This great debate is not confined to headache-inducing philosophical tracts. Some of the best arguments are inadvertently made through stories. Alabama-born author Walker Percy, for example, calls into question certain philosophical conclusions of early modern philosopher René Descartes in his “Love in the Ruins.” George Orwell and Aldous Huxley both warn against the logical conclusion of totalitarian and technocratic ideas in “1984” and “Brave New World.” 

The ideological discourse of today is sullied by unnecessary combativeness, big personalities, and meaningless words. Literature helps us escape this by introducing us to something closer to the full scope of arguments and perspectives that have already been fleshed out in written history.  

But, most importantly, literature connects us with the human experience. A story is necessarily about a human being facing difficulty. Similarly, a philosophical argument is an attempt to either uncover some truth unknown or clarify a truth that is unclear.  

By placing us in the minds of people from all over the 4,000-year stretch of civilized history, we recognize what parts of the human condition change over time and what parts remain the same. We see that both tragedy and hope lie beneath it all, the tragedy of our own futility combined with the hope of redemption.  

Thus, as long as it is genuine art, and not merely an economic product or piece of propaganda, literature helps us see man as man. It reminds us of what it means to be human, and, through that, helps us see each other as humans. 

Again, this runs counter to contemporary discourse and thought, for we live in a world dominated by aspiring social engineers. Whether CEOs of corporations with hundreds of thousands of employees, bureaucrats governing nations with hundreds of millions of citizens, or data-driven tech and financial gurus like Bankman-Fried, it’s easy for these people to see the human beings they govern as statistics and society as a machine to be taken apart and put back together according to their whims.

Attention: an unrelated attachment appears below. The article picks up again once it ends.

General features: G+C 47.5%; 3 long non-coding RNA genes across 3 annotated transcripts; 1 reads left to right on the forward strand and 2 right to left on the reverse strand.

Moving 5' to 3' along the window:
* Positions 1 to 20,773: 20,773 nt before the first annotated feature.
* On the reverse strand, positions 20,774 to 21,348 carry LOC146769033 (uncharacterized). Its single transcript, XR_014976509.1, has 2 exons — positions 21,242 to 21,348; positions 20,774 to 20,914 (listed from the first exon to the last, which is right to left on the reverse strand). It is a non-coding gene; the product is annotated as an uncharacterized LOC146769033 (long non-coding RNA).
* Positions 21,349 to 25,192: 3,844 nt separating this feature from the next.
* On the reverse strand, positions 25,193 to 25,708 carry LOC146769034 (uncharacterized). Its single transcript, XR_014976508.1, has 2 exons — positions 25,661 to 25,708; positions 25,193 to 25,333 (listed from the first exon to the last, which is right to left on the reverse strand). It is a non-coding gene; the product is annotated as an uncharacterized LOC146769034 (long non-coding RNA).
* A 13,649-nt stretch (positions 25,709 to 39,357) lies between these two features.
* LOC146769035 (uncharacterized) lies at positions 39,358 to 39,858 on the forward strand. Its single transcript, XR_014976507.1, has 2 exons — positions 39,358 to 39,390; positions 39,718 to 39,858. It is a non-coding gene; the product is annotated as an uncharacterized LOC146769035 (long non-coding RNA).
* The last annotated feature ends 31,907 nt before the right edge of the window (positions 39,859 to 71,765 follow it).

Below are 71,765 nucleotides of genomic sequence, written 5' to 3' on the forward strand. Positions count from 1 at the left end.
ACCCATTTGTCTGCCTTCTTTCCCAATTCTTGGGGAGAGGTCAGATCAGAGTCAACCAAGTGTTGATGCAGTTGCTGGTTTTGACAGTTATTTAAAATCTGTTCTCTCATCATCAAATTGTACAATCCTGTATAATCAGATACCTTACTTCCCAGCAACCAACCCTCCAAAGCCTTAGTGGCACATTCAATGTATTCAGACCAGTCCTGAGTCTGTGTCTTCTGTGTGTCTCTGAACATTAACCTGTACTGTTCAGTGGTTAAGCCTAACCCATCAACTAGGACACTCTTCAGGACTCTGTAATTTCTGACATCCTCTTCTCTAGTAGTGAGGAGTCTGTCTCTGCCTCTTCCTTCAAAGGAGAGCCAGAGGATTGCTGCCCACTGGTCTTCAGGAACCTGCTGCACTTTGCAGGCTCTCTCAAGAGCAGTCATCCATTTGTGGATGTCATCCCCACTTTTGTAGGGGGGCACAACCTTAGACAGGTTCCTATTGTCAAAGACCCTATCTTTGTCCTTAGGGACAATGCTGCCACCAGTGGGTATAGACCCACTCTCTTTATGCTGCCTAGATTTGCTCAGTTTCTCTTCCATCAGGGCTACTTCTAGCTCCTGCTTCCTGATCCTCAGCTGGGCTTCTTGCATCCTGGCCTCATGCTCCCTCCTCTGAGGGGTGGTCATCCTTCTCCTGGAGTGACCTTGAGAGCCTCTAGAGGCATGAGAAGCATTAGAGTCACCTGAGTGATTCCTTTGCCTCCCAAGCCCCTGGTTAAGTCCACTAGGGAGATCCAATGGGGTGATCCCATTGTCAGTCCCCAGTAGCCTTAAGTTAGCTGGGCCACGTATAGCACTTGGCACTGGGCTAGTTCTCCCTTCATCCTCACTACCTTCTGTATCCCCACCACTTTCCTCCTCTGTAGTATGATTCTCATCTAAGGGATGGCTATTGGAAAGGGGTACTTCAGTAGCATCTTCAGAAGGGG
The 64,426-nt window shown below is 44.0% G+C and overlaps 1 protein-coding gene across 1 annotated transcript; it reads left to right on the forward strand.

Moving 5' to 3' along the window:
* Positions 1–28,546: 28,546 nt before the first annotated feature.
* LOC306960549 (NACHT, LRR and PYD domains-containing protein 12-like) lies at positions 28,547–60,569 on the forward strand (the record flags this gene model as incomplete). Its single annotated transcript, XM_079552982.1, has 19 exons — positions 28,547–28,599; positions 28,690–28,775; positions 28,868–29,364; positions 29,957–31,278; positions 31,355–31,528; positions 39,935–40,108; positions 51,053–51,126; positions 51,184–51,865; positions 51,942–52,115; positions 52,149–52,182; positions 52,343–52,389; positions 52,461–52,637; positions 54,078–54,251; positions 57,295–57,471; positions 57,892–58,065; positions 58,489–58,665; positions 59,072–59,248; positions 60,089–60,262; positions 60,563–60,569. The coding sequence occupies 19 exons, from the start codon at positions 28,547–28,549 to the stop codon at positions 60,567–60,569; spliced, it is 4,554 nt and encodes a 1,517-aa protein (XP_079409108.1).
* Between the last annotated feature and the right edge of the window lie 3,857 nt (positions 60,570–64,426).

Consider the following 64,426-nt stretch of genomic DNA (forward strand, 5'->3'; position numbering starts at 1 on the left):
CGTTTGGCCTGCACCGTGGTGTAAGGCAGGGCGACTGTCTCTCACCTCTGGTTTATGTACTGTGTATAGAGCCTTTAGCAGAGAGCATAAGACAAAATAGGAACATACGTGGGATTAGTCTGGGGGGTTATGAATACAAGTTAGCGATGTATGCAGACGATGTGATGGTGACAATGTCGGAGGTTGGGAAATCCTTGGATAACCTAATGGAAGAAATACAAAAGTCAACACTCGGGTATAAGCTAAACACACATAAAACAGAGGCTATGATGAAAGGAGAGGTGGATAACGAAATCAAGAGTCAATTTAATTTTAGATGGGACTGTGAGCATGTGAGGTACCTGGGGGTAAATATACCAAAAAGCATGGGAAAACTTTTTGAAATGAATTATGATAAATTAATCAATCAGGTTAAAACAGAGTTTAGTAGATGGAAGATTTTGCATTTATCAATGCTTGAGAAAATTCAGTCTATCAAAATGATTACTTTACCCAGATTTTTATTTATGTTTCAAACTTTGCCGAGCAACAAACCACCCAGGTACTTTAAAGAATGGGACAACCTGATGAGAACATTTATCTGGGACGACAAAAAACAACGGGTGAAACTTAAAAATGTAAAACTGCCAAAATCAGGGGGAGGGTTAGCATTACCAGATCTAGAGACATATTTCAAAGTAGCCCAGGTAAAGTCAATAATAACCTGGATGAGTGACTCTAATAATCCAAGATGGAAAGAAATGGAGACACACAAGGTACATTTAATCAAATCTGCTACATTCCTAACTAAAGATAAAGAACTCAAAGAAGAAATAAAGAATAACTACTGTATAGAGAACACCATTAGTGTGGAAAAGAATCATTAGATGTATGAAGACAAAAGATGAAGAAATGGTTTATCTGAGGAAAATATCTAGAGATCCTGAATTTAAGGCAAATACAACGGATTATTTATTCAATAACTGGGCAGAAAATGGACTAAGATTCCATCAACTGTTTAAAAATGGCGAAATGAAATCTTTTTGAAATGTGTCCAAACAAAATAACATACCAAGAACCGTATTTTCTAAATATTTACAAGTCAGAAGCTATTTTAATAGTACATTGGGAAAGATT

Even average folks like us spend countless hours scrolling through social media, witnessing arguments between profiles representing real people we think we’re supposed to love and hate. We mistakenly think others are purely evil and that we are purely good, latching onto trends without thinking about them. 

A helpless ideologue when I graduated college, reading literature reminded me that I was young and didn’t know everything after all. That was a painful realization, but it freed me from an illusion about who I am, helping me get closer to following the great Delphic commandment, “Know Thyself.” It also helped me recognize that those who disagree with me are not demons to be screamed at and silenced, but human beings living in this same fallen world.  

On that note, I humbly offer Mr. Bankman-Fried the following saying from his oh-so-beloved playwright: 

“The fool doth think he is wise, but the wise man knows himself to be a fool.”